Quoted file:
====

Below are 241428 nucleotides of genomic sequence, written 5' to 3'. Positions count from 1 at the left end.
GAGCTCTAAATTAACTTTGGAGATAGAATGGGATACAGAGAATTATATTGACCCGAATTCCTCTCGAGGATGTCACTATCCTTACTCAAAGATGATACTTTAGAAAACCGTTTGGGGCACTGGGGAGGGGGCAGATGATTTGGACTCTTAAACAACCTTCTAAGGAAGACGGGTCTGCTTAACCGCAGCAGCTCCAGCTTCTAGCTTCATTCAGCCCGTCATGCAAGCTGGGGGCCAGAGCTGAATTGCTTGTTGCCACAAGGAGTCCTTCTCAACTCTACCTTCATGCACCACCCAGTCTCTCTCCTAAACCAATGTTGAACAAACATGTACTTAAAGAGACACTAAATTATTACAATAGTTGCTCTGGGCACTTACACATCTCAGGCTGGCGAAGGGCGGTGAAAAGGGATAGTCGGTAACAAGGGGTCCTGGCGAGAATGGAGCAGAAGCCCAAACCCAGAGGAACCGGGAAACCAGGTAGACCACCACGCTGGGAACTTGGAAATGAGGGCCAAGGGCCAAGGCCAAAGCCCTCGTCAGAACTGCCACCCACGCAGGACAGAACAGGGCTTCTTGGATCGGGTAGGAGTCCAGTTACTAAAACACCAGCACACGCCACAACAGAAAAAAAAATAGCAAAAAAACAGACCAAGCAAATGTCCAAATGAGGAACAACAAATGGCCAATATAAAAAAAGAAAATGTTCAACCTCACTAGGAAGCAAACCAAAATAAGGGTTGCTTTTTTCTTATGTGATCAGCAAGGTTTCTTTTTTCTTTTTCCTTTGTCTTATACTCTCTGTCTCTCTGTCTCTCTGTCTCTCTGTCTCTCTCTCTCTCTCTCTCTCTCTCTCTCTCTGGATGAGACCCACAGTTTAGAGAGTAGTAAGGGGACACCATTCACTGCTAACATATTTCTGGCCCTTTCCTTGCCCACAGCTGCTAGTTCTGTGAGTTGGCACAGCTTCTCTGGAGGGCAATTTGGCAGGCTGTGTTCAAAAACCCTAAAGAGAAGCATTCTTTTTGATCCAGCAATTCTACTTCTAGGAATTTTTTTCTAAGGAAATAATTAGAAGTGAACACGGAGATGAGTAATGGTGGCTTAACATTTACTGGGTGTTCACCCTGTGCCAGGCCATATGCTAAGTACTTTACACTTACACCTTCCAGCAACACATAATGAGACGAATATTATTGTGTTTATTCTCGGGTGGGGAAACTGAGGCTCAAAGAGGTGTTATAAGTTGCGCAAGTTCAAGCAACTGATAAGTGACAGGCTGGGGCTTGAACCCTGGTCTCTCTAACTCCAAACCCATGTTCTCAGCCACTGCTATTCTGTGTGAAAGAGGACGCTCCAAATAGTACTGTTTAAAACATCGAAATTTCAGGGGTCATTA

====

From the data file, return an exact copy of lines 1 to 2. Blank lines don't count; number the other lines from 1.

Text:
Below are 241428 nucleotides of genomic sequence, written 5' to 3'. Positions count from 1 at the left end.
GAGCTCTAAATTAACTTTGGAGATAGAATGGGATACAGAGAATTATATTGACCCGAATTCCTCTCGAGGATGTCACTATCCTTACTCAAAGATGATACTTTAGAAAACCGTTTGGGGCACTGGGGAGGGGGCAGATGATTTGGACTCTTAAACAACCTTCTAAGGAAGACGGGTCTGCTTAACCGCAGCAGCTCCAGCTTCTAGCTTCATTCAGCCCGTCATGCAAGCTGGGGGCCAGAGCTGAATTGCTTGTTGCCACAAGGAGTCCTTCTCAACTCTACCTTCATGCACCACCCAGTCTCTCTCCTAAACCAATGTTGAACAAACATGTACTTAAAGAGACACTAAATTATTACAATAGTTGCTCTGGGCACTTACACATCTCAGGCTGGCGAAGGGCGGTGAAAAGGGATAGTCGGTAACAAGGGGTCCTGGCGAGAATGGAGCAGAAGCCCAAACCCAGAGGAACCGGGAAACCAGGTAGACCACCACGCTGGGAACTTGGAAATGAGGGCCAAGGGCCAAGGCCAAAGCCCTCGTCAGAACTGCCACCCACGCAGGACAGAACAGGGCTTCTTGGATCGGGTAGGAGTCCAGTTACTAAAACACCAGCACACGCCACAACAGAAAAAAAAATAGCAAAAAAACAGACCAAGCAAATGTCCAAATGAGGAACAACAAATGGCCAATATAAAAAAAGAAAATGTTCAACCTCACTAGGAAGCAAACCAAAATAAGGGTTGCTTTTTTCTTATGTGATCAGCAAGGTTTCTTTTTTCTTTTTCCTTTGTCTTATACTCTCTGTCTCTCTGTCTCTCTGTCTCTCTGTCTCTCTCTCTCTCTCTCTCTCTCTCTCTCTCTGGATGAGACCCACAGTTTAGAGAGTAGTAAGGGGACACCATTCACTGCTAACATATTTCTGGCCCTTTCCTTGCCCACAGCTGCTAGTTCTGTGAGTTGGCACAGCTTCTCTGGAGGGCAATTTGGCAGGCTGTGTTCAAAAACCCTAAAGAGAAGCATTCTTTTTGATCCAGCAATTCTACTTCTAGGAATTTTTTTCTAAGGAAATAATTAGAAGTGAACACGGAGATGAGTAATGGTGGCTTAACATTTACTGGGTGTTCACCCTGTGCCAGGCCATATGCTAAGTACTTTACACTTACACCTTCCAGCAACACATAATGAGACGAATATTATTGTGTTTATTCTCGGGTGGGGAAACTGAGGCTCAAAGAGGTGTTATAAGTTGCGCAAGTTCAAGCAACTGATAAGTGACAGGCTGGGGCTTGAACCCTGGTCTCTCTAACTCCAAACCCATGTTCTCAGCCACTGCTATTCTGTGTGAAAGAGGACGCTCCAAATAGTACTGTTTAAAACATCGAAATTTCAGGGGTCATTA